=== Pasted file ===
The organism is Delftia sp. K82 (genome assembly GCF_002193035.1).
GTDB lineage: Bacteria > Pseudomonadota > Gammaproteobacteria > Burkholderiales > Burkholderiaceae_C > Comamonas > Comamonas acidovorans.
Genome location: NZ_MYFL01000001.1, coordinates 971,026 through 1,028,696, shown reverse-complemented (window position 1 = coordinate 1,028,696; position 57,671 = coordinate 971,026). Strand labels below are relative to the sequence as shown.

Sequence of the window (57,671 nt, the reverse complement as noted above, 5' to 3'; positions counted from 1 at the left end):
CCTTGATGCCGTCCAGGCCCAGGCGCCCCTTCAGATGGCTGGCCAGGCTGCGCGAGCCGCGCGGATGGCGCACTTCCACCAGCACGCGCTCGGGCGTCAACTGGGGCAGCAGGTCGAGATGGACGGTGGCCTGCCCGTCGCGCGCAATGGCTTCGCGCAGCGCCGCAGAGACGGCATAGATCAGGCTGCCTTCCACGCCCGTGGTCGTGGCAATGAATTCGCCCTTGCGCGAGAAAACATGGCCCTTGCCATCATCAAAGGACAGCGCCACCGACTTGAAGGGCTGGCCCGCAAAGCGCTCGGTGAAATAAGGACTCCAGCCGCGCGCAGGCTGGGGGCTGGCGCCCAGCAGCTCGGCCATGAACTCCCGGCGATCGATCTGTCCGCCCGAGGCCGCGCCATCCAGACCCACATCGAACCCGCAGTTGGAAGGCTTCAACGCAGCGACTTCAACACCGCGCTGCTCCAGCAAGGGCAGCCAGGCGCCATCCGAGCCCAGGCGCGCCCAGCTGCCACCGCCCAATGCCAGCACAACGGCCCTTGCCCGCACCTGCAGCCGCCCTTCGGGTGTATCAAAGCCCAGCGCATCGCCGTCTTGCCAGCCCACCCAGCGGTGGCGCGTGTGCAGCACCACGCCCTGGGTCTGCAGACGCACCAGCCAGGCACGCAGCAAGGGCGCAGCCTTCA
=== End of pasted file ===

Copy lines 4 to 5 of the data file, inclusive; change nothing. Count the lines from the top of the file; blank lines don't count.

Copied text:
Sequence of the window (57,671 nt, the reverse complement as noted above, 5' to 3'; positions counted from 1 at the left end):
CCTTGATGCCGTCCAGGCCCAGGCGCCCCTTCAGATGGCTGGCCAGGCTGCGCGAGCCGCGCGGATGGCGCACTTCCACCAGCACGCGCTCGGGCGTCAACTGGGGCAGCAGGTCGAGATGGACGGTGGCCTGCCCGTCGCGCGCAATGGCTTCGCGCAGCGCCGCAGAGACGGCATAGATCAGGCTGCCTTCCACGCCCGTGGTCGTGGCAATGAATTCGCCCTTGCGCGAGAAAACATGGCCCTTGCCATCATCAAAGGACAGCGCCACCGACTTGAAGGGCTGGCCCGCAAAGCGCTCGGTGAAATAAGGACTCCAGCCGCGCGCAGGCTGGGGGCTGGCGCCCAGCAGCTCGGCCATGAACTCCCGGCGATCGATCTGTCCGCCCGAGGCCGCGCCATCCAGACCCACATCGAACCCGCAGTTGGAAGGCTTCAACGCAGCGACTTCAACACCGCGCTGCTCCAGCAAGGGCAGCCAGGCGCCATCCGAGCCCAGGCGCGCCCAGCTGCCACCGCCCAATGCCAGCACAACGGCCCTTGCCCGCACCTGCAGCCGCCCTTCGGGTGTATCAAAGCCCAGCGCATCGCCGTCTTGCCAGCCCACCCAGCGGTGGCGCGTGTGCAGCACCACGCCCTGGGTCTGCAGACGCACCAGCCAGGCACGCAGCAAGGGCGCAGCCTTCA